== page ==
One Size Fits All

May 17, 2010
By MelonTea BRONZE, Cincinnati, Ohio
MelonTea BRONZE, Cincinnati, Ohio
2 articles 6 photos 4 comments

Favorite Quote:
"Money can't buy you class." -Countess LuAnn de Lesseps

July 14th, 2005, Kings Island: An extremely overweight man is attempting to get on The Adventure Express with his family. The park is peaceful and surprisingly not all that crowded; everyone seems to be pleasant and like they are enjoying themselves…until the man and his family throw a humongous tantrum. Arms flying, obscenities screamed; and the vast majority of the crowd? Extremely, and almost frighteningly uncomfortable as spectators, and yes, I was one of these unfortunate folk. You may ask: why had this scene occurred? What was the cause of this “Average American’s” anguish? To simply state it, he was “p***ed, shocked, and disgusted,” (His own words, not mine) because the seats on the rollercoaster were too small for him and most of his children to fit into. Who’s to blame for this?

A lot of people would say the overweight man and his family are to blame for this incident. In some ways I feel I would have to agree with that. I mean, this man is most likely eating a lot of terrible and over-processed food products, and feeding them to his family as well. This makes him the cause of his own health predicament and general size. His children are also responsible for what they put into their bodies, even if their father is only offering them certain unhealthy foods. Also, the man did cause the scene. No one had asked him to go on the ride. The seats were available for the standard person and he, not only by looks but also by health, was not the expected standard sized person. My uncle weighs somewhere in the mid or early 200’s, and I know from experience that he can fit into the seats on The Adventure Express. So where do Amusement Parks cross the line? Or furthermore, is there a line? I assume Amusement Parks and the designers of the rides themselves make the seats their sizes according to safety level and a ‘one size fits all’ mentality. I don’t think these people are purposefully trying to exclude the obese population from riding roller coasters.

On the other hand, the notorious scene-maker at Kings Island is not the only one complaining about the size of things in public places. I have been in airports, restaurants, parks, bowling alleys, bookstores, and countless other places where I have heard the frustrated cries of overweight people: “Really? We can’t all be 90 pounds.” “Can’t they make these aisles any damn bigger?” “I’m going to have to buy two tickets. So unfair.” Maybe things really are too small for the average size of people in America. Perhaps companies need to rethink the size of their products and facilities because of the outstanding millions of obese people in America. We can’t jump to conclusions and criticize, people are overweight for many different reasons. Some are pudgy as a child and grow out of it, others are genetically more prone to being large, others just make bad choices or refrain from exercise, but some people suffer from Binge Eating Disorder. This disorder involves a terrible addiction to food and can never fully go away in some cases, similar to Bulimia and Anorexia Nervosa. It’s not uncommon to have an addiction to food, but no matter the cause of extra weight, a lot of overweight people tend to feel ashamed. Perhaps this is the cause of the general reflex to make a scene. Anger and embarrassment towards yourself is often confused as anger towards someone else. Or people just tend to blame others for their misfortune.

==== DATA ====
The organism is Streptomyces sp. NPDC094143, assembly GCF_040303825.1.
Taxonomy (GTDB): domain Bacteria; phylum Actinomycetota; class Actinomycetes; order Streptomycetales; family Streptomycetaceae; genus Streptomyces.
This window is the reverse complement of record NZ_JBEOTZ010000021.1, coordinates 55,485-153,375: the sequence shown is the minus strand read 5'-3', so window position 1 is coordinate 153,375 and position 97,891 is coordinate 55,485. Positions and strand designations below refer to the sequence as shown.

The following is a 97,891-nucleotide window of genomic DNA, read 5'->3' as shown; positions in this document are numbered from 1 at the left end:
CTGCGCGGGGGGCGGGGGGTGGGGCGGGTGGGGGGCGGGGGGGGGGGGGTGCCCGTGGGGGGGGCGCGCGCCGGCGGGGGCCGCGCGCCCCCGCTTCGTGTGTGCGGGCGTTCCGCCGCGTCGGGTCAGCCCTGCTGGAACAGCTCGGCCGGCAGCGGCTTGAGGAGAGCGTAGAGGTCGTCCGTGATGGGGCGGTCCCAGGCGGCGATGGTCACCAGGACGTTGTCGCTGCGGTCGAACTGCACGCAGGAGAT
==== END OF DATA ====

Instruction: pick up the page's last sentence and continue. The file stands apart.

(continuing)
Although the cause of this outrage may be unclear, one thing is for sure: everyone is uncomfortable. Bystanders don’t know what to do. Some laugh at them, others pretend they don’t notice anything going on, others don’t even know what’s going on. Everyone wants nothing be their personal fault: “It’s her fault my ferret didn’t win the show. She bought different shampoo and it was all I could use.” “He started it, I just punched him is all.” This habit of shifting blame has led to the social epidemic of obese people awkwardly complaining about the size of things around them. We have all witnessed it at some point. It’s terrible. In this day and age, the idea of average size has been exterminated. The average size is now extremely large. But does this mean that manufacturers, engineers, and architects have to compromise the safety and comfort of healthily sized people for that of obese people? Or can a happy medium be achieved?

The author's comments:
This piece was written as a reflection on a current topic or idea for my English class.

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This article has 2 comments.

on Jun. 7 2010 at 3:23 pm
MelonTea BRONZE, Cincinnati, Ohio
2 articles 6 photos 4 comments

Favorite Quote:
"Money can't buy you class." -Countess LuAnn de Lesseps

I agree with you completely, but that's not what I was saying exactly. I was saying that the a lot of the population is increasingly obese and it's no longer that an "average" size is a healthy and normal weight. You are so right though, we are expected to be perfect and a size 2, and the reality is that a lot of us teens are a healthy size and yet end up feeling like we are inferior just because the clothing brands and magazines try to type-cast everyone so much.

on Jun. 5 2010 at 12:39 am
Daydreamer1997 BRONZE, Lompoc, California
2 articles 0 photos 6 comments

Favorite Quote:
It is a truth universally acknowledged, that a single man in procession of a large fortune must be in want of a wife- Jane Austen
I find this quote from Jane hilarious.

I agree with everything in your article except the last bit. The average clothing size in America is Supermodel skinny and most of the teenagers I know can't get the cutest thing on the rack because it doesn't come in a real persons size.


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